It’s God’s grace and his action that is the solution to the problem of the human heart. In the end that is a cure for every kind of sin that can separate us from God and so sour our lives and bring heartache and division in this damage world! Much will be said to do with this  atrocity and other incidents of terrorism in the days, months and years to come.  But the real and  lasting  solution to the human heart’s  rebellion against God is found in the saving work of Christ  on the cross!

 The subject of suffering is dealt with in more detail  in the book ‘Where is God when Things go Wrong.’ You can  find this   on the Any Questions? page if you would like to order a free copy.   The sermon The Storm Subsides.  also touches on the subject as does A Response to the Terrorist Attack of 22/3/17: What did Jesus say when Questioned about Evil and Suffering?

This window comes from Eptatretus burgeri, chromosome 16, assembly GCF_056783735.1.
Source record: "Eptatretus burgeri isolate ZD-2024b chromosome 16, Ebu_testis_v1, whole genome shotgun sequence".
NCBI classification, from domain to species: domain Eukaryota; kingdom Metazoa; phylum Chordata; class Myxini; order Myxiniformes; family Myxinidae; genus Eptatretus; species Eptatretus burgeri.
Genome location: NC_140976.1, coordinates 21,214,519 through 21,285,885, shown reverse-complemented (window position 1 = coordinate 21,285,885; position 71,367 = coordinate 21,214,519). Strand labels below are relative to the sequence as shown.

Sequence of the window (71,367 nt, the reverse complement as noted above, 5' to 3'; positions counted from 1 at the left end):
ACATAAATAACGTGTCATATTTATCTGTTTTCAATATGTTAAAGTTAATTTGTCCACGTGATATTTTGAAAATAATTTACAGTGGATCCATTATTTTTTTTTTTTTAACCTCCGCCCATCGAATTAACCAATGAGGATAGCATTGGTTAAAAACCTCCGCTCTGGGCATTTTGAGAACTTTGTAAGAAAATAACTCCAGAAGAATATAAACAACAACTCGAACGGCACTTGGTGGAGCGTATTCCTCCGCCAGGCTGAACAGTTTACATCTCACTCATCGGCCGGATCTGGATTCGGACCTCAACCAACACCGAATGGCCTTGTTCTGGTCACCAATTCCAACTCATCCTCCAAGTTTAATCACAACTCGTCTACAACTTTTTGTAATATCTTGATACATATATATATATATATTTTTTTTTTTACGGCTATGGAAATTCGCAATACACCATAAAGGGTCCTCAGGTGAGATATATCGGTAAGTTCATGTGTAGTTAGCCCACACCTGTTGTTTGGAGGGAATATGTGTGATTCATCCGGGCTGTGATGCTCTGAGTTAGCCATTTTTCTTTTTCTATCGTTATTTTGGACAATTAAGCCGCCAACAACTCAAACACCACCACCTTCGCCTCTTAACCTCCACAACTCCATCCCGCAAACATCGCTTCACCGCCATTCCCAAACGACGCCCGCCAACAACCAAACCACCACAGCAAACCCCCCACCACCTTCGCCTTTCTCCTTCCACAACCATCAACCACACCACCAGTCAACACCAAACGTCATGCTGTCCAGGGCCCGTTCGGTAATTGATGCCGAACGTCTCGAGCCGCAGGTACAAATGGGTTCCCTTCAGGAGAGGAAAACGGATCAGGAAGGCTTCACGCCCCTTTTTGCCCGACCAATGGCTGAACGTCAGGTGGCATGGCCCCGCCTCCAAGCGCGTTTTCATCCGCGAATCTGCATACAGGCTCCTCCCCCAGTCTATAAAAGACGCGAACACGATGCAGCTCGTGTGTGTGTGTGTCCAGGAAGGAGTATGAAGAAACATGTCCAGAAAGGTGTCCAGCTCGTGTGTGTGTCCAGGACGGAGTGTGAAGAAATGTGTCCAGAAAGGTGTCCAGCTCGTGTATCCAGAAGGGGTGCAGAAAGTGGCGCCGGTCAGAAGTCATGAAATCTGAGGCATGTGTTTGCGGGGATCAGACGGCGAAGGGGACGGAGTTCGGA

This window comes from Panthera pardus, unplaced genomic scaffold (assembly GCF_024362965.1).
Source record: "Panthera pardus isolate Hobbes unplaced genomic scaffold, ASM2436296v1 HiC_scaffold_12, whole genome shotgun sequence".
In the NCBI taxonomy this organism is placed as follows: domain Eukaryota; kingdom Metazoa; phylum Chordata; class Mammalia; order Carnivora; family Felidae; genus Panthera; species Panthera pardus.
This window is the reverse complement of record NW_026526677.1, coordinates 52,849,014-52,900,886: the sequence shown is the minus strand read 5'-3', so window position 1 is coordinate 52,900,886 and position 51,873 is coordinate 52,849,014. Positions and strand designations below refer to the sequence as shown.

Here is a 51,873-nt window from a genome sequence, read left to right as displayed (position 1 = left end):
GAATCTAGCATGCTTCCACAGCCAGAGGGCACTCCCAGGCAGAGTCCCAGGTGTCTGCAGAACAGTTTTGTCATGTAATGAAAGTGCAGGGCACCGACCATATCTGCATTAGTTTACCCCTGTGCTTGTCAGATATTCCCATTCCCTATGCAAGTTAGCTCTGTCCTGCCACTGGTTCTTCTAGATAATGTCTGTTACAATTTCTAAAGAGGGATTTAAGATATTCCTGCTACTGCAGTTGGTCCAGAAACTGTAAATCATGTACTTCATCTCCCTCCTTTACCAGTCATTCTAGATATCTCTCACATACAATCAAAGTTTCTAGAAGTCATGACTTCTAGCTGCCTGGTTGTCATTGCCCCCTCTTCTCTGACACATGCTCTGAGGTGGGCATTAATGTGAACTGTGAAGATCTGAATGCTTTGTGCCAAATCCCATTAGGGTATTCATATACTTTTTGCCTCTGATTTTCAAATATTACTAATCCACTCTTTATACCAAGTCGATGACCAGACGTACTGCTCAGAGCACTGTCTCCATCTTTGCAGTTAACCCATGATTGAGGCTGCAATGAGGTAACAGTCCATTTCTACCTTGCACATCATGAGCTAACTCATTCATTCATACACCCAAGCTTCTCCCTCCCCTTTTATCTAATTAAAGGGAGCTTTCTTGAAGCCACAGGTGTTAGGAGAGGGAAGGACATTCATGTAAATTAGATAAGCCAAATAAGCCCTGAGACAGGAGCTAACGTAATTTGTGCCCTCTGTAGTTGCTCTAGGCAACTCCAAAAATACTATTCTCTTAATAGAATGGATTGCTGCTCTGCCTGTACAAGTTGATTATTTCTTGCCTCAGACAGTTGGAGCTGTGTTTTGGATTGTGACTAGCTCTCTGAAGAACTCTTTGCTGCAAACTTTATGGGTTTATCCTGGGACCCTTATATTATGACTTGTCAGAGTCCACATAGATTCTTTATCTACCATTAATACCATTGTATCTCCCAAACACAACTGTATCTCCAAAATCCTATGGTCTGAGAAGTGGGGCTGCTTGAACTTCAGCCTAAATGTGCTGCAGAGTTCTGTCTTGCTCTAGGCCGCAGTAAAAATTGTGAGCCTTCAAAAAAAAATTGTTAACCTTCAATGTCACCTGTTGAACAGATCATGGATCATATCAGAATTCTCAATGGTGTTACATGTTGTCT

Should Christians always Obey the Authorities?

Last month we looked at the Christians attitude to authority as: ‘there is no authority except from God, and those that exist have been instituted by God’ (Romans 13:1). But we also noted that those in authority are: ‘God’s servant for your good’ (v4). So is it ever right to disobey the authorities if they in some way fail in that role?

The early Church, when facing opposition from the Jewish authorities, faced a stark choice. Were they to continue preaching the Gospel or stop as they had been commanded to (Acts 4:1-22)? But Peter and John answered them, “Whether it is right in the sight of God to listen to you rather than to God, you must judge,  for we cannot but speak of what we have seen and heard”’ (Acts 4:19-20). Having witnessed Jesus’ teaching, death and resurrection the answer was obvious! Although Peter commends obedience to rulers and authorities in his epistle (1 Peter 2:13-15), their experienced and conscience compelled them, in this case, to disobey them in obedience to Christ’s command to be his witness starting in Jerusalem (Acts 1:8).